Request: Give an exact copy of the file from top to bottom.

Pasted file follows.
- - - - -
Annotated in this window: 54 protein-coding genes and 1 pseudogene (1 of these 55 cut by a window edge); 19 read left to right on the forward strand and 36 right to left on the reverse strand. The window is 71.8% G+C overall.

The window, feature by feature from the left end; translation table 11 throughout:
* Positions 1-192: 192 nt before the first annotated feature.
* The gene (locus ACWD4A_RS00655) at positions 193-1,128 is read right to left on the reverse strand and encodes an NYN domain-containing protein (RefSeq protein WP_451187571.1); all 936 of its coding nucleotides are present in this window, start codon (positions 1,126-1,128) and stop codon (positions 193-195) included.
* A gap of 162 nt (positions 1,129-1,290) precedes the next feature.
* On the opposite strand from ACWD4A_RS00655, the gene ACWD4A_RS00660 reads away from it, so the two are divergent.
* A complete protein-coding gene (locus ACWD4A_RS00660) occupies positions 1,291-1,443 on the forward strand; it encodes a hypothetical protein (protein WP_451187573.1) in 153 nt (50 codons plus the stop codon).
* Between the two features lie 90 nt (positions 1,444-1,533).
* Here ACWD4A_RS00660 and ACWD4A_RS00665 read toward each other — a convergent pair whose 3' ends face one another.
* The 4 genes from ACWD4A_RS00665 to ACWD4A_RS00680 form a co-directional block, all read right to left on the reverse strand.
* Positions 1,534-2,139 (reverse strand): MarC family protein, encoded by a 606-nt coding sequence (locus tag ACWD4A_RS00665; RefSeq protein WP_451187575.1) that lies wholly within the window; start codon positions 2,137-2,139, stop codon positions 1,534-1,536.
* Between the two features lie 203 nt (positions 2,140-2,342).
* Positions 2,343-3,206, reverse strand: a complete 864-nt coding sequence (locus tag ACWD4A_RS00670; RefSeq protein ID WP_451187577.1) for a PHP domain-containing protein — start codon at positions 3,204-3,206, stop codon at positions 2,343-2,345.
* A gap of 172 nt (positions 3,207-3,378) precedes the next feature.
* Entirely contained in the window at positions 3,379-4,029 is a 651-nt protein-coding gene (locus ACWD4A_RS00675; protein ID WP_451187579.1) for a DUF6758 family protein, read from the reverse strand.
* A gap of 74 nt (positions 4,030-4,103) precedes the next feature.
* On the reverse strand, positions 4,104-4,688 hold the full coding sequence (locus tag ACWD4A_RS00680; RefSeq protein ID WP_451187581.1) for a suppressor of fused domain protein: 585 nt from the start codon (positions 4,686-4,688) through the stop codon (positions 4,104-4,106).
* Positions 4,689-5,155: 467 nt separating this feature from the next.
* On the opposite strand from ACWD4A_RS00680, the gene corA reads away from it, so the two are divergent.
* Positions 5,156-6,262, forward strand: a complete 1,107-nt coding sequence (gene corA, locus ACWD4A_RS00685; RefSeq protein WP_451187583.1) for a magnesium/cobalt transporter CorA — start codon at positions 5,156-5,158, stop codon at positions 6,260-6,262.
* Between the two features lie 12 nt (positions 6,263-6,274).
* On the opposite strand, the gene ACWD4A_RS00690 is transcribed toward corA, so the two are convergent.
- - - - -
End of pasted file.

Annotated in this window: 54 protein-coding genes and 1 pseudogene (1 of these 55 cut by a window edge); 19 read left to right on the forward strand and 36 right to left on the reverse strand. The window is 71.8% G+C overall.

The window, feature by feature from the left end; translation table 11 throughout:
* Positions 1-192: 192 nt before the first annotated feature.
* The gene (locus ACWD4A_RS00655) at positions 193-1,128 is read right to left on the reverse strand and encodes an NYN domain-containing protein (RefSeq protein WP_451187571.1); all 936 of its coding nucleotides are present in this window, start codon (positions 1,126-1,128) and stop codon (positions 193-195) included.
* A gap of 162 nt (positions 1,129-1,290) precedes the next feature.
* On the opposite strand from ACWD4A_RS00655, the gene ACWD4A_RS00660 reads away from it, so the two are divergent.
* A complete protein-coding gene (locus ACWD4A_RS00660) occupies positions 1,291-1,443 on the forward strand; it encodes a hypothetical protein (protein WP_451187573.1) in 153 nt (50 codons plus the stop codon).
* Between the two features lie 90 nt (positions 1,444-1,533).
* Here ACWD4A_RS00660 and ACWD4A_RS00665 read toward each other — a convergent pair whose 3' ends face one another.
* The 4 genes from ACWD4A_RS00665 to ACWD4A_RS00680 form a co-directional block, all read right to left on the reverse strand.
* Positions 1,534-2,139 (reverse strand): MarC family protein, encoded by a 606-nt coding sequence (locus tag ACWD4A_RS00665; RefSeq protein WP_451187575.1) that lies wholly within the window; start codon positions 2,137-2,139, stop codon positions 1,534-1,536.
* Between the two features lie 203 nt (positions 2,140-2,342).
* Positions 2,343-3,206, reverse strand: a complete 864-nt coding sequence (locus tag ACWD4A_RS00670; RefSeq protein ID WP_451187577.1) for a PHP domain-containing protein — start codon at positions 3,204-3,206, stop codon at positions 2,343-2,345.
* A gap of 172 nt (positions 3,207-3,378) precedes the next feature.
* Entirely contained in the window at positions 3,379-4,029 is a 651-nt protein-coding gene (locus ACWD4A_RS00675; protein ID WP_451187579.1) for a DUF6758 family protein, read from the reverse strand.
* A gap of 74 nt (positions 4,030-4,103) precedes the next feature.
* On the reverse strand, positions 4,104-4,688 hold the full coding sequence (locus tag ACWD4A_RS00680; RefSeq protein ID WP_451187581.1) for a suppressor of fused domain protein: 585 nt from the start codon (positions 4,686-4,688) through the stop codon (positions 4,104-4,106).
* Positions 4,689-5,155: 467 nt separating this feature from the next.
* On the opposite strand from ACWD4A_RS00680, the gene corA reads away from it, so the two are divergent.
* Positions 5,156-6,262, forward strand: a complete 1,107-nt coding sequence (gene corA, locus ACWD4A_RS00685; RefSeq protein WP_451187583.1) for a magnesium/cobalt transporter CorA — start codon at positions 5,156-5,158, stop codon at positions 6,260-6,262.
* Between the two features lie 12 nt (positions 6,263-6,274).
* On the opposite strand, the gene ACWD4A_RS00690 is transcribed toward corA, so the two are convergent.